19 July 2012

Our Lady of Guadalupe visits Jersey

Courtesy PuffHo.
A few days ago, there were varied reports of a defect on a tree in West New York (which is apparently in New Jersey) that looked like the virgin Mary - and the famous Our Lady of Guadalupe in particular.  The religulous went predictably nuts over it.

The local archdiocese called it only a "phenomenon," but that wasn't enough to stop the faithful from acting like teenage girls at a Justin Bieber concert.  (There's videos of the foolishness at PuffHo.)

Here's my favorite explanation: it's a coincidence.  That is to say, if I could examine every tree in the world, I'll bet I can find all manner of shapes.  I'll bet you I can find... Jimmy Durante!  Would that mean Jimmy is still with us?  That Jimmy is god?  Of course not.  In our fantastically diverse universe, all kinds of things look like all kinds of other things.

Courtesy Astrobioblog.
Wait.  That's no moon!

See what I mean?

So why does a worn bit of tree truck make some people freak out so much?  Because they're biased.  They're predisposed to take certain coincidences as significant only because they've been primed by years of brainwashing to do so.  But if the image had been of anything that fell even slightly outside the usual religious memes - well, then it would have just been a mark on a tree.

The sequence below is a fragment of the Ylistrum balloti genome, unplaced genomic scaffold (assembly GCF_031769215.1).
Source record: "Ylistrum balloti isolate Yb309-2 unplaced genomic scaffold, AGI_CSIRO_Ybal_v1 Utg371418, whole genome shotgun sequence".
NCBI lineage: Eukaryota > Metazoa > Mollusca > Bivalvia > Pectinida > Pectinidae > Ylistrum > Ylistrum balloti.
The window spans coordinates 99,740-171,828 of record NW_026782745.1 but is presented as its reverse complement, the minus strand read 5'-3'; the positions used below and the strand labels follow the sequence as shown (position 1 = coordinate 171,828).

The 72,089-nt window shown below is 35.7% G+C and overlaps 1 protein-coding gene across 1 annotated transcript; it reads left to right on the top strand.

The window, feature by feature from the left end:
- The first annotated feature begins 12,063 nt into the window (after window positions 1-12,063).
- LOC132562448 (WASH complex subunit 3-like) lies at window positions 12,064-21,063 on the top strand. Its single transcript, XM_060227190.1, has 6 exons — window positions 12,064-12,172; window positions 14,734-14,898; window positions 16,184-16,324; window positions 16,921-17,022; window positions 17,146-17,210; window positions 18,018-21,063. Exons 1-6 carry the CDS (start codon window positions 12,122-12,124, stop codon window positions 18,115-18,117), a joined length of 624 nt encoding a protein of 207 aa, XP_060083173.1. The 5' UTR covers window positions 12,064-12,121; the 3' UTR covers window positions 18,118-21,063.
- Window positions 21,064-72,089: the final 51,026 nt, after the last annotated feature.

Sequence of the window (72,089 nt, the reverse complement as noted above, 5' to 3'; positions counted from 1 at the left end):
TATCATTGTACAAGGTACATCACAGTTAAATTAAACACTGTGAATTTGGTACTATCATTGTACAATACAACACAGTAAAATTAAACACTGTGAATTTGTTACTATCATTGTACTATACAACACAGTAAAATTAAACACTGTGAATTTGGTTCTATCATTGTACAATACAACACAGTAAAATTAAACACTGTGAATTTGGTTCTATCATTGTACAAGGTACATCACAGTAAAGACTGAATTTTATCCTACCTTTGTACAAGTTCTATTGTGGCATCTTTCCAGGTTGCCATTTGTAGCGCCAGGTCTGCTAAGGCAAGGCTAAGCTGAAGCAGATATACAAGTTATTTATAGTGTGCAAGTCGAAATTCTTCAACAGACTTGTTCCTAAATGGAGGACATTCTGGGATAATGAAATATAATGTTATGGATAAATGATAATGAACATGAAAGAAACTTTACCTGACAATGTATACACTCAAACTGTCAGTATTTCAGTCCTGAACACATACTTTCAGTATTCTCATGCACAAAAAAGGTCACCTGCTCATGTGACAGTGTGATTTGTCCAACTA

...hang on; I'll be right back.

Just to show you how easy it is to see things that aren't there: I just went outside and looked around my front yard.  Within two minutes, I'd found something amazing - The All-seeing Eye!

Yes, this is in my front yard.
These are all cases of something called pareidolia and it's a very well-documented phenomenon.  One of the key abilities of living organisms is to pattern match.  Being able to pattern match a tiger hiding in the shrubbery went a long way to helping our progenitors survive.  It's something the brain can do without conscious thought, so it just happens whether we want it to or not.  It shouldn't surprise anyone that we see things - even when we see puppies in the shapes of clouds - that aren't really there.

And under pretty much every other circumstance but the religious one, any reasonably mature human will recognize the oddity as just coincidence.

But when it comes to religion, all bets are off.

I think this really underscores the insidious nature of religious belief: it puts one in a frame of mind that blocks our rational brain from drawing correct conclusions; it obscures our rationality; it deprives us of one of the few characteristics that make humans distinctive among all the forms of life on Earth.